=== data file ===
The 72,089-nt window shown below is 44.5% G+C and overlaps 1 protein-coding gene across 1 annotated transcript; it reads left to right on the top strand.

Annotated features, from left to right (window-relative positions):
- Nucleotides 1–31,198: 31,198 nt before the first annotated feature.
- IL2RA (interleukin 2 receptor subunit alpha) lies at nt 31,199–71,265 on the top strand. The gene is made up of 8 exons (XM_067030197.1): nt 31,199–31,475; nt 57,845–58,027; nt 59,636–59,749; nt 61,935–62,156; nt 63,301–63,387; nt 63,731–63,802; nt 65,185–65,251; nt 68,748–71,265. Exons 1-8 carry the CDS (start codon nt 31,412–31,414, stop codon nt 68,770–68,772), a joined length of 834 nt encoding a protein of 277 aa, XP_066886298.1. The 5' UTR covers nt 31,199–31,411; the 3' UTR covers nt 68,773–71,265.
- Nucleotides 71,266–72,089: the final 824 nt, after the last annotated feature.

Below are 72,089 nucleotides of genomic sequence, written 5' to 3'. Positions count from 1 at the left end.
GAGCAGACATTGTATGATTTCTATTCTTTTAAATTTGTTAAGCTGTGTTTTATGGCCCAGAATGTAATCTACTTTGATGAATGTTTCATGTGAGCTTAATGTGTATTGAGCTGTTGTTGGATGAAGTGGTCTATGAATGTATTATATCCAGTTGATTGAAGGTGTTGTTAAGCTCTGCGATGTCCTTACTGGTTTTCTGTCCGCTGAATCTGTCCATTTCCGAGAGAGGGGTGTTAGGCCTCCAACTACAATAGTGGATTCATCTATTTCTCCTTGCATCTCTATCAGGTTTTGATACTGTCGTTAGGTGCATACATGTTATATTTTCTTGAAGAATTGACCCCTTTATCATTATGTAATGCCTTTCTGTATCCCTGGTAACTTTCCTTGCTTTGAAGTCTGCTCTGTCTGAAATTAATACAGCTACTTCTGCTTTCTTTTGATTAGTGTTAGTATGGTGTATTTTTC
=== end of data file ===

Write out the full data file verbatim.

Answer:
The 72,089-nt window shown below is 44.5% G+C and overlaps 1 protein-coding gene across 1 annotated transcript; it reads left to right on the top strand.

Annotated features, from left to right (window-relative positions):
- Nucleotides 1–31,198: 31,198 nt before the first annotated feature.
- IL2RA (interleukin 2 receptor subunit alpha) lies at nt 31,199–71,265 on the top strand. The gene is made up of 8 exons (XM_067030197.1): nt 31,199–31,475; nt 57,845–58,027; nt 59,636–59,749; nt 61,935–62,156; nt 63,301–63,387; nt 63,731–63,802; nt 65,185–65,251; nt 68,748–71,265. Exons 1-8 carry the CDS (start codon nt 31,412–31,414, stop codon nt 68,770–68,772), a joined length of 834 nt encoding a protein of 277 aa, XP_066886298.1. The 5' UTR covers nt 31,199–31,411; the 3' UTR covers nt 68,773–71,265.
- Nucleotides 71,266–72,089: the final 824 nt, after the last annotated feature.

Below are 72,089 nucleotides of genomic sequence, written 5' to 3'. Positions count from 1 at the left end.
GAGCAGACATTGTATGATTTCTATTCTTTTAAATTTGTTAAGCTGTGTTTTATGGCCCAGAATGTAATCTACTTTGATGAATGTTTCATGTGAGCTTAATGTGTATTGAGCTGTTGTTGGATGAAGTGGTCTATGAATGTATTATATCCAGTTGATTGAAGGTGTTGTTAAGCTCTGCGATGTCCTTACTGGTTTTCTGTCCGCTGAATCTGTCCATTTCCGAGAGAGGGGTGTTAGGCCTCCAACTACAATAGTGGATTCATCTATTTCTCCTTGCATCTCTATCAGGTTTTGATACTGTCGTTAGGTGCATACATGTTATATTTTCTTGAAGAATTGACCCCTTTATCATTATGTAATGCCTTTCTGTATCCCTGGTAACTTTCCTTGCTTTGAAGTCTGCTCTGTCTGAAATTAATACAGCTACTTCTGCTTTCTTTTGATTAGTGTTAGTATGGTGTATTTTTC